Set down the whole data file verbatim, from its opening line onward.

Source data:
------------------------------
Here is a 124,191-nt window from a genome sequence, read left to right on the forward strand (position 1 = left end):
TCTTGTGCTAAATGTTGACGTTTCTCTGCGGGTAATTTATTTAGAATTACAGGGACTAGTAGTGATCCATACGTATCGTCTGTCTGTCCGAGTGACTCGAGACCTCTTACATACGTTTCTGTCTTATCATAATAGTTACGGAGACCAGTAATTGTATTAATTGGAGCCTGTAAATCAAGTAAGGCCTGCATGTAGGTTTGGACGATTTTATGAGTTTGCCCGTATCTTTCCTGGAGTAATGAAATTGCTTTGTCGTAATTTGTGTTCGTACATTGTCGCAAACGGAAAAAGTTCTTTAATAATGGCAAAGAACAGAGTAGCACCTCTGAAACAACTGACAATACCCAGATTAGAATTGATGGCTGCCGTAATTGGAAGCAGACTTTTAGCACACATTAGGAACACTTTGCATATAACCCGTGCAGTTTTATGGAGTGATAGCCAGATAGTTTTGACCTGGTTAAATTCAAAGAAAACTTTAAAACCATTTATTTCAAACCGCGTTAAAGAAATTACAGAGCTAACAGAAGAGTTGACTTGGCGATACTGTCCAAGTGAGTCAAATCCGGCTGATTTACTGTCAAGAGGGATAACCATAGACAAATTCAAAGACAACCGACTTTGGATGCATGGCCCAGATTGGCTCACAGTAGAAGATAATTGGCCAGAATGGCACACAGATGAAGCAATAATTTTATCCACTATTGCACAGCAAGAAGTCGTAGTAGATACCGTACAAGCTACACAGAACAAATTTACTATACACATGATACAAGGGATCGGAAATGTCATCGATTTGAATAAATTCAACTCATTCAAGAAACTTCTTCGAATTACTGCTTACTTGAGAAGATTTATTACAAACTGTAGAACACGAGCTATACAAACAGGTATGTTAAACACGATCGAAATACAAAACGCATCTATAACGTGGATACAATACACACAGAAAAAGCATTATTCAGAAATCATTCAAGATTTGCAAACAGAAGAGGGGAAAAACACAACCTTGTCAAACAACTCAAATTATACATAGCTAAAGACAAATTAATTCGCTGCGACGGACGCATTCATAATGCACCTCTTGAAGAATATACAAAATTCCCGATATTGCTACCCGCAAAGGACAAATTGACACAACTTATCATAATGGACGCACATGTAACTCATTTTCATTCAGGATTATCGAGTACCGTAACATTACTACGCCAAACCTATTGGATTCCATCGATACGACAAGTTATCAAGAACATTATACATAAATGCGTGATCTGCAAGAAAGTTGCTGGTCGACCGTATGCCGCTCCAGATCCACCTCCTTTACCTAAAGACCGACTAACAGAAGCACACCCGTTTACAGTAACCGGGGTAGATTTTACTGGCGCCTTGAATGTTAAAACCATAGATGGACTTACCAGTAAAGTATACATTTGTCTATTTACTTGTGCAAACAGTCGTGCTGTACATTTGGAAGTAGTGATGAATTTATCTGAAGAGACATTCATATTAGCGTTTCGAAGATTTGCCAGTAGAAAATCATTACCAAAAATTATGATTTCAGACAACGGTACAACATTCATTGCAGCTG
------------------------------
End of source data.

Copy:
Here is a 124,191-nt window from a genome sequence, read left to right on the forward strand (position 1 = left end):
TCTTGTGCTAAATGTTGACGTTTCTCTGCGGGTAATTTATTTAGAATTACAGGGACTAGTAGTGATCCATACGTATCGTCTGTCTGTCCGAGTGACTCGAGACCTCTTACATACGTTTCTGTCTTATCATAATAGTTACGGAGACCAGTAATTGTATTAATTGGAGCCTGTAAATCAAGTAAGGCCTGCATGTAGGTTTGGACGATTTTATGAGTTTGCCCGTATCTTTCCTGGAGTAATGAAATTGCTTTGTCGTAATTTGTGTTCGTACATTGTCGCAAACGGAAAAAGTTCTTTAATAATGGCAAAGAACAGAGTAGCACCTCTGAAACAACTGACAATACCCAGATTAGAATTGATGGCTGCCGTAATTGGAAGCAGACTTTTAGCACACATTAGGAACACTTTGCATATAACCCGTGCAGTTTTATGGAGTGATAGCCAGATAGTTTTGACCTGGTTAAATTCAAAGAAAACTTTAAAACCATTTATTTCAAACCGCGTTAAAGAAATTACAGAGCTAACAGAAGAGTTGACTTGGCGATACTGTCCAAGTGAGTCAAATCCGGCTGATTTACTGTCAAGAGGGATAACCATAGACAAATTCAAAGACAACCGACTTTGGATGCATGGCCCAGATTGGCTCACAGTAGAAGATAATTGGCCAGAATGGCACACAGATGAAGCAATAATTTTATCCACTATTGCACAGCAAGAAGTCGTAGTAGATACCGTACAAGCTACACAGAACAAATTTACTATACACATGATACAAGGGATCGGAAATGTCATCGATTTGAATAAATTCAACTCATTCAAGAAACTTCTTCGAATTACTGCTTACTTGAGAAGATTTATTACAAACTGTAGAACACGAGCTATACAAACAGGTATGTTAAACACGATCGAAATACAAAACGCATCTATAACGTGGATACAATACACACAGAAAAAGCATTATTCAGAAATCATTCAAGATTTGCAAACAGAAGAGGGGAAAAACACAACCTTGTCAAACAACTCAAATTATACATAGCTAAAGACAAATTAATTCGCTGCGACGGACGCATTCATAATGCACCTCTTGAAGAATATACAAAATTCCCGATATTGCTACCCGCAAAGGACAAATTGACACAACTTATCATAATGGACGCACATGTAACTCATTTTCATTCAGGATTATCGAGTACCGTAACATTACTACGCCAAACCTATTGGATTCCATCGATACGACAAGTTATCAAGAACATTATACATAAATGCGTGATCTGCAAGAAAGTTGCTGGTCGACCGTATGCCGCTCCAGATCCACCTCCTTTACCTAAAGACCGACTAACAGAAGCACACCCGTTTACAGTAACCGGGGTAGATTTTACTGGCGCCTTGAATGTTAAAACCATAGATGGACTTACCAGTAAAGTATACATTTGTCTATTTACTTGTGCAAACAGTCGTGCTGTACATTTGGAAGTAGTGATGAATTTATCTGAAGAGACATTCATATTAGCGTTTCGAAGATTTGCCAGTAGAAAATCATTACCAAAAATTATGATTTCAGACAACGGTACAACATTCATTGCAGCTG